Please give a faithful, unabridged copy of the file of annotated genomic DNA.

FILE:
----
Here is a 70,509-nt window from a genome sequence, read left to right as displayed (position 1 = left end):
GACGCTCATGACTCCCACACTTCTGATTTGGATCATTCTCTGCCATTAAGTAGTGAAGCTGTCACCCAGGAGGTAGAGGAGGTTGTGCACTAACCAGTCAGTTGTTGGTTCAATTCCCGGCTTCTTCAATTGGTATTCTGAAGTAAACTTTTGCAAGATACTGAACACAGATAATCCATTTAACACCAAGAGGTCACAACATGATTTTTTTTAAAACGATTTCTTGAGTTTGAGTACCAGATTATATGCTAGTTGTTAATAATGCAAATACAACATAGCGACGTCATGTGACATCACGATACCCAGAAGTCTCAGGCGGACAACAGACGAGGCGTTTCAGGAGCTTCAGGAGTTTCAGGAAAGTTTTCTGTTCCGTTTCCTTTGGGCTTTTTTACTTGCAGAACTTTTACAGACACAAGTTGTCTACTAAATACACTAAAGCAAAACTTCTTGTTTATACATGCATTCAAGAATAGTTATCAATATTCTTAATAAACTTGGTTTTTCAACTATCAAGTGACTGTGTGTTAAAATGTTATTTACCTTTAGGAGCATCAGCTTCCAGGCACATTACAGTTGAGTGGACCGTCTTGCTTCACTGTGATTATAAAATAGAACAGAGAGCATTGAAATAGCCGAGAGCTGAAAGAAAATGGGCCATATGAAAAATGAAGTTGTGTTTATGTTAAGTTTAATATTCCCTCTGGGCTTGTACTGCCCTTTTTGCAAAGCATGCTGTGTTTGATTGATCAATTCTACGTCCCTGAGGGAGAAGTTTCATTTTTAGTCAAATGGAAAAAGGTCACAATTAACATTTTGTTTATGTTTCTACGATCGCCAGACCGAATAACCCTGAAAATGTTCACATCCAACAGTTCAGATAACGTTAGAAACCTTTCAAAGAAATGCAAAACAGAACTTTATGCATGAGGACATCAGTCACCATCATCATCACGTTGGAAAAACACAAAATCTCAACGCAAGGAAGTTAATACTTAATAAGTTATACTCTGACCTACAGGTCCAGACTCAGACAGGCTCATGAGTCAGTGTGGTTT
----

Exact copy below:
Here is a 70,509-nt window from a genome sequence, read left to right as displayed (position 1 = left end):
GACGCTCATGACTCCCACACTTCTGATTTGGATCATTCTCTGCCATTAAGTAGTGAAGCTGTCACCCAGGAGGTAGAGGAGGTTGTGCACTAACCAGTCAGTTGTTGGTTCAATTCCCGGCTTCTTCAATTGGTATTCTGAAGTAAACTTTTGCAAGATACTGAACACAGATAATCCATTTAACACCAAGAGGTCACAACATGATTTTTTTTAAAACGATTTCTTGAGTTTGAGTACCAGATTATATGCTAGTTGTTAATAATGCAAATACAACATAGCGACGTCATGTGACATCACGATACCCAGAAGTCTCAGGCGGACAACAGACGAGGCGTTTCAGGAGCTTCAGGAGTTTCAGGAAAGTTTTCTGTTCCGTTTCCTTTGGGCTTTTTTACTTGCAGAACTTTTACAGACACAAGTTGTCTACTAAATACACTAAAGCAAAACTTCTTGTTTATACATGCATTCAAGAATAGTTATCAATATTCTTAATAAACTTGGTTTTTCAACTATCAAGTGACTGTGTGTTAAAATGTTATTTACCTTTAGGAGCATCAGCTTCCAGGCACATTACAGTTGAGTGGACCGTCTTGCTTCACTGTGATTATAAAATAGAACAGAGAGCATTGAAATAGCCGAGAGCTGAAAGAAAATGGGCCATATGAAAAATGAAGTTGTGTTTATGTTAAGTTTAATATTCCCTCTGGGCTTGTACTGCCCTTTTTGCAAAGCATGCTGTGTTTGATTGATCAATTCTACGTCCCTGAGGGAGAAGTTTCATTTTTAGTCAAATGGAAAAAGGTCACAATTAACATTTTGTTTATGTTTCTACGATCGCCAGACCGAATAACCCTGAAAATGTTCACATCCAACAGTTCAGATAACGTTAGAAACCTTTCAAAGAAATGCAAAACAGAACTTTATGCATGAGGACATCAGTCACCATCATCATCACGTTGGAAAAACACAAAATCTCAACGCAAGGAAGTTAATACTTAATAAGTTATACTCTGACCTACAGGTCCAGACTCAGACAGGCTCATGAGTCAGTGTGGTTT